Worded correctly, the answer now becomes much more obvious.

Pay close attention here. This is key. The factor that determines whether Scientology claims to be a religion is not what Scientologists believe. This doesn't change from country to country. The factor that determines this is not what Scientologists do. This also doesn't change. The deciding factor that determines whether Scientology claims to be a religion or not is the balance between the benefits and liabilities of doing so. That's a business consideration.

When Hubbard implemented this "religion" angle he wrote:
Scientology 1970 is being planned on a religious organization basis throughout the world. This will not upset in any way the usual activities of any organization. It is entirely a matter for accountants and solicitors.
L. Ron Hubbard
Policy Letter 29 Oct. 1962, "Religion"
Get it? "Accountants and solicitors". It was then, and is today, solely a business matter. What are the benefits? What are the liabilities? In the United States, there is considerable legal protection and there are vast tax benefits for being a religion. The liabilities are relatively small. Sure, that "religion angle" has caused problems, like Albuquerque where Scientology wanted to move into a business location which was deemed "inappropriate for a church". Oh, Scientology sure wanted a variance then. They wanted to be treated like a business.

Their front groups are the Church of Scientology's attempt to have their cake and eat it too. The front groups are supposed to allow the church into areas barred from churches -- like attempts to get Scientology's children recruitment group, the Drug Free Marshals, into New Mexico schools. Unfortunately for Scientology, the group was linked back to the church, and then appropriately barred from the schools.

But all in all, the benefits in the U.S. outweigh the liabilities, so "it's a religion!"

In other countries, the balance is different. And, as is often the case, when the liabilities of calling itself a religion are too great, "it's a business!"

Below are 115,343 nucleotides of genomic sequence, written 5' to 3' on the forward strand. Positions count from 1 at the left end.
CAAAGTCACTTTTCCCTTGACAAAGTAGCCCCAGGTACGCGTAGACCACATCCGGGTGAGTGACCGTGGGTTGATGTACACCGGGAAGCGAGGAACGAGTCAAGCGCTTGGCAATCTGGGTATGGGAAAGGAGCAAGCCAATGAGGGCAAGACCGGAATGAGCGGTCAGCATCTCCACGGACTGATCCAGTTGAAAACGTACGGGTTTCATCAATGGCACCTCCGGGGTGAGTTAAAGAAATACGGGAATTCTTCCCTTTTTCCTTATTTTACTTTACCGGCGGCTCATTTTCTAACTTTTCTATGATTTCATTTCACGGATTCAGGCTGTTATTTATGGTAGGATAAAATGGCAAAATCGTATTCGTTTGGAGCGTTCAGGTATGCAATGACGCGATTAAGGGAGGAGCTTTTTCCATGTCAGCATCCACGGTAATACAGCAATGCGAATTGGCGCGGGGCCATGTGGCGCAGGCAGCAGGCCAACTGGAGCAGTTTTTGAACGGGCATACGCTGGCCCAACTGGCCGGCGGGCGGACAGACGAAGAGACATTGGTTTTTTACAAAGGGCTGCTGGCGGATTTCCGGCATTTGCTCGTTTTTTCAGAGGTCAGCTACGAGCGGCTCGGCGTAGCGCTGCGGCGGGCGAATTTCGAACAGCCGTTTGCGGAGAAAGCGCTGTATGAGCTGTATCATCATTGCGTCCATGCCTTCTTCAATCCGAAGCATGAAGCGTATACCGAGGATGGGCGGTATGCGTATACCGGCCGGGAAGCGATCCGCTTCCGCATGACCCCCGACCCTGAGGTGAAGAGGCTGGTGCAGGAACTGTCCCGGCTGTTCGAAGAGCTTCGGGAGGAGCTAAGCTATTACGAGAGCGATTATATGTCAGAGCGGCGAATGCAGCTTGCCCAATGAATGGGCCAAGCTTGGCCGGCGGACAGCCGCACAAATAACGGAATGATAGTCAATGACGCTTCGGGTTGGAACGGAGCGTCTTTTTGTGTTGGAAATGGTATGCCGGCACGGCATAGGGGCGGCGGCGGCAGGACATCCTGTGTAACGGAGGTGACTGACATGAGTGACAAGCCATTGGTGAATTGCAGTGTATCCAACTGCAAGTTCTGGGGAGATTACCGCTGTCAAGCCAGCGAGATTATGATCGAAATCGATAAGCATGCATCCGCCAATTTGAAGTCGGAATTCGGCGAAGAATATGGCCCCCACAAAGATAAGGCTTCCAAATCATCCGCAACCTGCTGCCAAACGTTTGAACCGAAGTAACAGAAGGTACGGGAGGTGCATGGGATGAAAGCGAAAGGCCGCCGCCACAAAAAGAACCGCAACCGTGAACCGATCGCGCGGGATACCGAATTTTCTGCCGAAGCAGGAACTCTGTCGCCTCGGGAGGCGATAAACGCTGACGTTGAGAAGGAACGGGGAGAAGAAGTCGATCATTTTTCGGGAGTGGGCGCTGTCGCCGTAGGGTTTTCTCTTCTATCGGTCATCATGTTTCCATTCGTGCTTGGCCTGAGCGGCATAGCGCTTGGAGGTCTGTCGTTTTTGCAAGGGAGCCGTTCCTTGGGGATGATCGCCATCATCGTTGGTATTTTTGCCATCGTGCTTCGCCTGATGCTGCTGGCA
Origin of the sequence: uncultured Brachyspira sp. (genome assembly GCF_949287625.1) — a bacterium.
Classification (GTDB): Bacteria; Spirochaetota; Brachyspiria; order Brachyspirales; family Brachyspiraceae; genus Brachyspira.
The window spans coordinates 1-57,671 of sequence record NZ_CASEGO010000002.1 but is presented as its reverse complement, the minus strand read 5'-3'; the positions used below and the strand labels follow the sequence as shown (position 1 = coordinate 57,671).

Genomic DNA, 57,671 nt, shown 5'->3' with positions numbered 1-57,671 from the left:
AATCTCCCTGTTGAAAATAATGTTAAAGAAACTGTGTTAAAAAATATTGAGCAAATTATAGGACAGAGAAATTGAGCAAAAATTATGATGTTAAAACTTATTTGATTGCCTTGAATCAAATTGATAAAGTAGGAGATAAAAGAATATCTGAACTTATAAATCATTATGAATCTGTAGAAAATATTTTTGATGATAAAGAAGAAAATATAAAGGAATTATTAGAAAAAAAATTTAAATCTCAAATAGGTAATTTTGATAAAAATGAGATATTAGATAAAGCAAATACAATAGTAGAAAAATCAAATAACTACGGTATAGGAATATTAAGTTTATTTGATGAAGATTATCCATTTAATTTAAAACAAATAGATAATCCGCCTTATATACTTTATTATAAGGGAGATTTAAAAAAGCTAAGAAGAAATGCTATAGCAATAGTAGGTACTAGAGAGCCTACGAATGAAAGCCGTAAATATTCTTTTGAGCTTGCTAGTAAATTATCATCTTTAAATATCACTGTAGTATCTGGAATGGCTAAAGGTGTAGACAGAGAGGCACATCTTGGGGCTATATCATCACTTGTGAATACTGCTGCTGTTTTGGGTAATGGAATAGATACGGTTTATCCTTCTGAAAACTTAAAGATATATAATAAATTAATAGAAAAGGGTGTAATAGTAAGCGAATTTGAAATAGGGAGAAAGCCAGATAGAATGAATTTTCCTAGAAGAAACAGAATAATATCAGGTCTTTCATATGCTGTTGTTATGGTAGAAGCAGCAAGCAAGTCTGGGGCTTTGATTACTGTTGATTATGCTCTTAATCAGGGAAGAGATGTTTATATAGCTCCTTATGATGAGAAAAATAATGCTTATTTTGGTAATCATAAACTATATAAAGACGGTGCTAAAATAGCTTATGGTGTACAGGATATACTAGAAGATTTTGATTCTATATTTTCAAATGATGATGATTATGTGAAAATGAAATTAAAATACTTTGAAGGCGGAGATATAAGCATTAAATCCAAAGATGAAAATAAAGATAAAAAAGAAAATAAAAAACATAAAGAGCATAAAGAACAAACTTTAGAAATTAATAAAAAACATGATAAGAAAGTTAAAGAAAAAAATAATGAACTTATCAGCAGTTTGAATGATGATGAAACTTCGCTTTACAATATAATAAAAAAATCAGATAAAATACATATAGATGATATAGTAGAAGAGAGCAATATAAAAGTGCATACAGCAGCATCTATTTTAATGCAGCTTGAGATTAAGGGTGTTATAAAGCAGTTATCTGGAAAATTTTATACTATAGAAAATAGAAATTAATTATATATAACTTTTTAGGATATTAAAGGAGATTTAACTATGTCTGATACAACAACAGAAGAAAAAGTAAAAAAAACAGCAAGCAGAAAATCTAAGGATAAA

And that's the answer to "Why 'Religion'?" It's just a "good business decision". As some of the less ethical business executives might say, "If you can get away with it, why not?"

How pragmatic! How practical!

How hypocritical!
-

18 comments:

  1. Once again, David Miscavidge, gnashes his little teeth and wails!
    Good one, Bill!

    ReplyDelete
  2. Wow - this article needs to find its way to every major newspaper and magazine.

    ReplyDelete
  3. Quite an interesting point. I knew that in many countries than Scn was outright non-religious, whereas in the US and UK they've been playing the religious-protection card.
    I've read the LRH "accountants and solicitors" quote.

    It never struck me this clearly how ludicrous that is to shout "religious persecution!" in one country, and (I'd assume) a different "persecution" in another county. Constant self-victimization, but not constant cause.

    I'd be interested to know why specifically they choose to not claim religious status in some specific countries - another thing to add to my research pile for a future date...

    Thanks Bill - as always, good stuff.

    ReplyDelete
  4. Thanks.

    The bottom line for Miscavige's Church of Scientology is, how to get more people and more money. While it is easy to rope in, let's say, a Christian, by claiming the Scientology "religion" is "open to all faiths", you absolutely cannot pull that on a Catholic or Muslim. When you say "religion" those faiths do not allow members to participate. Period.

    So, Scientology must proclaim themselves not a religion to get anyone in the door in those societies.

    And there you have it. Money is more important than being a religion.

    The huge problem with such hypocrisy is that the Catholic/Muslim countries hear about the "Church" of Scientology, and will avoid it, and the other countries hear about Scientology's non-religious insistence, and stop considering them a religion. A double footbullet, methinks.

    ReplyDelete
  5. Scientology can be used both as a secular philosophy and as a religion. You don't have to adopt Scientology as your religion in order to use the Scientology principles in LRH's books. This is why some get confused when Scientology is sometimes presented as religious and sometimes as not - because they're both true depending on an individual's choice.

    The Eight Dynamics of Scientology comprise the first four which are worldly and secular in nature (self/family/groups/humanity) and the second half of them which are religious in nature (life/universe/spirituality/infinity).

    Scientology itself is a philosophy. It is closely related to, but not precisely the same thing as, the Scientology Religion as practiced in the Churches of Scientology.

    It's no great mystery nor great conspiracy, and it's been openly stated all along.

    ReplyDelete
  6. It's also a great desert topping!

    Come on! That's pure BS and you (should) know it very well.

    It's not a church because the Scientology says so, all over the world!

    Besides that, the "Church" of Scientology is run strictly and only as a business. The "religion" part was tacked on as a hasty afterthought.